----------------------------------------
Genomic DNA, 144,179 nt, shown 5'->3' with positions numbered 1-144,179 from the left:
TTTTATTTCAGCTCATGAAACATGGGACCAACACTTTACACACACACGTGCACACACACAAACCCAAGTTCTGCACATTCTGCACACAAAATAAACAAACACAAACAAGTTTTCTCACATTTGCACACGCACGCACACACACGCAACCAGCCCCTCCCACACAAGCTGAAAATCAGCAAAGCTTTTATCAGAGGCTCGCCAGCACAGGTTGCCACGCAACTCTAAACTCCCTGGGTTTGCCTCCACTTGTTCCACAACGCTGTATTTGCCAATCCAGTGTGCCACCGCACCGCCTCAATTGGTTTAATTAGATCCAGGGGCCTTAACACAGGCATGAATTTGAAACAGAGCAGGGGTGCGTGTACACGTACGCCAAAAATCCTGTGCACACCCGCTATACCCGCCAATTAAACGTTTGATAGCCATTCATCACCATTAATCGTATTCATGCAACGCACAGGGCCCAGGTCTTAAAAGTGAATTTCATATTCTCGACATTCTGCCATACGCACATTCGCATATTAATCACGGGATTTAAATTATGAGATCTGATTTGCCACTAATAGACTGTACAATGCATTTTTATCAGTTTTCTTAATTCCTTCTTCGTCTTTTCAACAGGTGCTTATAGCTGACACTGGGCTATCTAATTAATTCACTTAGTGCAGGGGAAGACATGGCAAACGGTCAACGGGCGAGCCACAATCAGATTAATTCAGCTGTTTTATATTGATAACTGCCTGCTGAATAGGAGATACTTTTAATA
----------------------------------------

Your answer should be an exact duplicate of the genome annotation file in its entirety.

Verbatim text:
Genomic DNA, 144,179 nt, shown 5'->3' with positions numbered 1-144,179 from the left:
TTTTATTTCAGCTCATGAAACATGGGACCAACACTTTACACACACACGTGCACACACACAAACCCAAGTTCTGCACATTCTGCACACAAAATAAACAAACACAAACAAGTTTTCTCACATTTGCACACGCACGCACACACACGCAACCAGCCCCTCCCACACAAGCTGAAAATCAGCAAAGCTTTTATCAGAGGCTCGCCAGCACAGGTTGCCACGCAACTCTAAACTCCCTGGGTTTGCCTCCACTTGTTCCACAACGCTGTATTTGCCAATCCAGTGTGCCACCGCACCGCCTCAATTGGTTTAATTAGATCCAGGGGCCTTAACACAGGCATGAATTTGAAACAGAGCAGGGGTGCGTGTACACGTACGCCAAAAATCCTGTGCACACCCGCTATACCCGCCAATTAAACGTTTGATAGCCATTCATCACCATTAATCGTATTCATGCAACGCACAGGGCCCAGGTCTTAAAAGTGAATTTCATATTCTCGACATTCTGCCATACGCACATTCGCATATTAATCACGGGATTTAAATTATGAGATCTGATTTGCCACTAATAGACTGTACAATGCATTTTTATCAGTTTTCTTAATTCCTTCTTCGTCTTTTCAACAGGTGCTTATAGCTGACACTGGGCTATCTAATTAATTCACTTAGTGCAGGGGAAGACATGGCAAACGGTCAACGGGCGAGCCACAATCAGATTAATTCAGCTGTTTTATATTGATAACTGCCTGCTGAATAGGAGATACTTTTAATA